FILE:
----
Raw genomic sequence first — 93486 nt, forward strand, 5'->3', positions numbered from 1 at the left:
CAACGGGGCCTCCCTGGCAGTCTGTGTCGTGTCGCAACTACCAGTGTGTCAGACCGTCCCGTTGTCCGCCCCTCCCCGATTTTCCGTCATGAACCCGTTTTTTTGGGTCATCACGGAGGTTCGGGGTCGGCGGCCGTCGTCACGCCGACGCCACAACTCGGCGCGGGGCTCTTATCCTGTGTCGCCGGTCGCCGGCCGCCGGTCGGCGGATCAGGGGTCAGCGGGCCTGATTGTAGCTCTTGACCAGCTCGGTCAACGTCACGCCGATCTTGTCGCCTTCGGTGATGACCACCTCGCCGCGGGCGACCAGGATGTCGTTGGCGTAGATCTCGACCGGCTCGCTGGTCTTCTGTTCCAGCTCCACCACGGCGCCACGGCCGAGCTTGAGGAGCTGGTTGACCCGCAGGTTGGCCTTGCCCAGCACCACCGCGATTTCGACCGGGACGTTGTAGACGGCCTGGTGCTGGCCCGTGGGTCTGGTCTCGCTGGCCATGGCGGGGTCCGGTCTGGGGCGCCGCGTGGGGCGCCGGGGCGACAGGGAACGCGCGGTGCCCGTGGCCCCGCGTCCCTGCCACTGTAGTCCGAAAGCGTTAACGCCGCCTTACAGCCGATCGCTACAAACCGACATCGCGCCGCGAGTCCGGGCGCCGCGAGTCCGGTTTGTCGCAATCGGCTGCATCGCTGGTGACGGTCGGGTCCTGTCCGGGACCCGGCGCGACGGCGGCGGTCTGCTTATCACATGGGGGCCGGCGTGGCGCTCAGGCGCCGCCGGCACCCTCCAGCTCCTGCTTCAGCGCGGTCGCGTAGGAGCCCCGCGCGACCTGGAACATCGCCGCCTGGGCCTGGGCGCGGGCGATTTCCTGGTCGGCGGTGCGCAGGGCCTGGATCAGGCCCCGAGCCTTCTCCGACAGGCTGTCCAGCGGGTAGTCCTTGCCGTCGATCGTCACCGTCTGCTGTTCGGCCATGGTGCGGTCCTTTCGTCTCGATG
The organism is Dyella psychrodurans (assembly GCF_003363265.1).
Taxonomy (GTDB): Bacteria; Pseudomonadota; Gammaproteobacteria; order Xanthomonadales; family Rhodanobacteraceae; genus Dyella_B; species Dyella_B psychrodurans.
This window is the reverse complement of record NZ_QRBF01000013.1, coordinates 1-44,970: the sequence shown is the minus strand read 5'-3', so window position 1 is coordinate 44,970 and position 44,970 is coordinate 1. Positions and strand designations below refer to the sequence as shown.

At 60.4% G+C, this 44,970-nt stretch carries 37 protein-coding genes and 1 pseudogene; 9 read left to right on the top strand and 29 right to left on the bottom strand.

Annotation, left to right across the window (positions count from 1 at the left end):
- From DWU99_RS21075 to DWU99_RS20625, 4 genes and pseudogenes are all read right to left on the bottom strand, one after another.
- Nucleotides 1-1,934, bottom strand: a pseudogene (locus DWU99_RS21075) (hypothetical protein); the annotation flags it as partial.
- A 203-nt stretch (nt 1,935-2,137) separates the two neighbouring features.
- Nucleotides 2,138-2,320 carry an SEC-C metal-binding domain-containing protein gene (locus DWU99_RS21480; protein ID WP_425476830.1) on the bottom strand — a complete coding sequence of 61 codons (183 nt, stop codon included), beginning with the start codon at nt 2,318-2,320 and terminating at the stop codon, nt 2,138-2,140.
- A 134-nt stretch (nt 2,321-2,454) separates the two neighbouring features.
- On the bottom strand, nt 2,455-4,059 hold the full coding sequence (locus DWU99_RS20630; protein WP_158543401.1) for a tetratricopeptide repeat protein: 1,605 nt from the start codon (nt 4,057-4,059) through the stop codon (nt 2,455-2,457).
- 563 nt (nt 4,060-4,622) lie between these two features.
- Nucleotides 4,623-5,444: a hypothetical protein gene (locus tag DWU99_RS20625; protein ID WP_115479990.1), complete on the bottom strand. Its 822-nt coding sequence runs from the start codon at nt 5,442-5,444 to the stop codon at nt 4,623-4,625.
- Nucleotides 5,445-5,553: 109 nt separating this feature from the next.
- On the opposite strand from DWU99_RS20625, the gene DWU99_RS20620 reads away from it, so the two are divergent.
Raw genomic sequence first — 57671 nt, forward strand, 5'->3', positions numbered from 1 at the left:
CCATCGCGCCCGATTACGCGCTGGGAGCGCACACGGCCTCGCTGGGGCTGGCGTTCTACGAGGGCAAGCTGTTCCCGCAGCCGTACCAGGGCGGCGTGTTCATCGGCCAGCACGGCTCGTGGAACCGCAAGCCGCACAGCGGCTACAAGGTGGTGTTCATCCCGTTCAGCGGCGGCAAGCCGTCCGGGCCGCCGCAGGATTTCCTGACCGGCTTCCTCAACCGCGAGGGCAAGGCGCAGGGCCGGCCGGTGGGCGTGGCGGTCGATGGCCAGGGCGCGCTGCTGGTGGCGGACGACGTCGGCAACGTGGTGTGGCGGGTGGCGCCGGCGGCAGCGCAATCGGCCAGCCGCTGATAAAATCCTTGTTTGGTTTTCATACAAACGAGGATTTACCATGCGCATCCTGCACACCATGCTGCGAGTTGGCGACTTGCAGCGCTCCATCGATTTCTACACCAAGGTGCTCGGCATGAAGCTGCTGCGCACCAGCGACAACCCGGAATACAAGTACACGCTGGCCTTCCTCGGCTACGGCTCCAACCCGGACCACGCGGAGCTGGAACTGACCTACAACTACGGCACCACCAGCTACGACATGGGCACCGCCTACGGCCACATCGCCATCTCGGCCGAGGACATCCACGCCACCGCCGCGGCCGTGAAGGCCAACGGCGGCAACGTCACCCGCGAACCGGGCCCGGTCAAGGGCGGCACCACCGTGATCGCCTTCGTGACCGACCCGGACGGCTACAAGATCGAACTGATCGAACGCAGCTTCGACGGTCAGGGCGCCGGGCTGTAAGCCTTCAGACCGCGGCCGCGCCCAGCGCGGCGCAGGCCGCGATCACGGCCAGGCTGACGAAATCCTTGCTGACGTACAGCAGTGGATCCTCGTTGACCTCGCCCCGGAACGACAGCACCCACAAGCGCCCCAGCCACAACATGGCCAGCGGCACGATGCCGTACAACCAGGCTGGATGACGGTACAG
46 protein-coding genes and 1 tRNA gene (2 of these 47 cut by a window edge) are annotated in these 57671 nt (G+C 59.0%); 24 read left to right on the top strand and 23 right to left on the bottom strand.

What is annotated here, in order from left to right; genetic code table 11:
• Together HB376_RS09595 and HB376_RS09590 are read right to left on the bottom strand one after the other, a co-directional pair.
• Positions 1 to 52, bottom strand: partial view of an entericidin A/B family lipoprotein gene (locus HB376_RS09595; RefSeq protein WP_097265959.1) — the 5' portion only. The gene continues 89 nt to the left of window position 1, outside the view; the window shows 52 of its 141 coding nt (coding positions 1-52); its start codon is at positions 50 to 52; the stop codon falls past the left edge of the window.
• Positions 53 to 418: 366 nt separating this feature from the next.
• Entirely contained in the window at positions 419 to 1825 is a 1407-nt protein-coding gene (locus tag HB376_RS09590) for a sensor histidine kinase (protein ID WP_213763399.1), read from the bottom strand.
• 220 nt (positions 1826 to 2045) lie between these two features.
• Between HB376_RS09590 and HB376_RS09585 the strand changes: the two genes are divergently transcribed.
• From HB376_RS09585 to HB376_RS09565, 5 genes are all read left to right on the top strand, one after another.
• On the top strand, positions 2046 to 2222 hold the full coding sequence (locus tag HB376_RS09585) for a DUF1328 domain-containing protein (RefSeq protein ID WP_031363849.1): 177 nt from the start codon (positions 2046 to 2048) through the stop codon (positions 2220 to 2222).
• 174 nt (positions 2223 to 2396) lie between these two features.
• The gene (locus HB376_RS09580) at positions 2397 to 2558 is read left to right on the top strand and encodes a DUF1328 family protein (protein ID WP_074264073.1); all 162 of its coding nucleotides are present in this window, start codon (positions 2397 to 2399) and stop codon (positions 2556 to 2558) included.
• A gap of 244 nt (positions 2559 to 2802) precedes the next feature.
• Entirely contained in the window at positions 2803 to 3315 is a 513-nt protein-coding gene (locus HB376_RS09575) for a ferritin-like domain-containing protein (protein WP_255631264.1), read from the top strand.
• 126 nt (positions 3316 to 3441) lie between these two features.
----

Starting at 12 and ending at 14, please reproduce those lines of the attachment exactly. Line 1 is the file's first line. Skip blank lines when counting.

- A 134-nt stretch (nt 2,321-2,454) separates the two neighbouring features.
- On the bottom strand, nt 2,455-4,059 hold the full coding sequence (locus DWU99_RS20630; protein WP_158543401.1) for a tetratricopeptide repeat protein: 1,605 nt from the start codon (nt 4,057-4,059) through the stop codon (nt 2,455-2,457).
- 563 nt (nt 4,060-4,622) lie between these two features.